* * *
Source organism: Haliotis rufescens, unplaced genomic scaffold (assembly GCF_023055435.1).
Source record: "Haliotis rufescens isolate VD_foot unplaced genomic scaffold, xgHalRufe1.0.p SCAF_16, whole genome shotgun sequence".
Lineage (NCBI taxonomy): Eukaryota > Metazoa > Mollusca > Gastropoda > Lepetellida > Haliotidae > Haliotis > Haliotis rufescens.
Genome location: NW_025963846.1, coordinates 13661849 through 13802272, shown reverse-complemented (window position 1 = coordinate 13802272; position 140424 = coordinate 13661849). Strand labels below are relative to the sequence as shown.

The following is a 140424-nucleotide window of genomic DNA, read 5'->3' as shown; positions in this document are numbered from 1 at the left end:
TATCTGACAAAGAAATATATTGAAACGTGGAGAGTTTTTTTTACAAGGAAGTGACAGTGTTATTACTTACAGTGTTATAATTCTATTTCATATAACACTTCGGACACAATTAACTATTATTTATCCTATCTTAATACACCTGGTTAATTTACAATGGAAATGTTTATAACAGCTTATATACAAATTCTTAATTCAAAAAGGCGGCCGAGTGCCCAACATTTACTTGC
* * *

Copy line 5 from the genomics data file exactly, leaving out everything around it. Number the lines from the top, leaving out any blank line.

The following is a 140424-nucleotide window of genomic DNA, read 5'->3' as shown; positions in this document are numbered from 1 at the left end: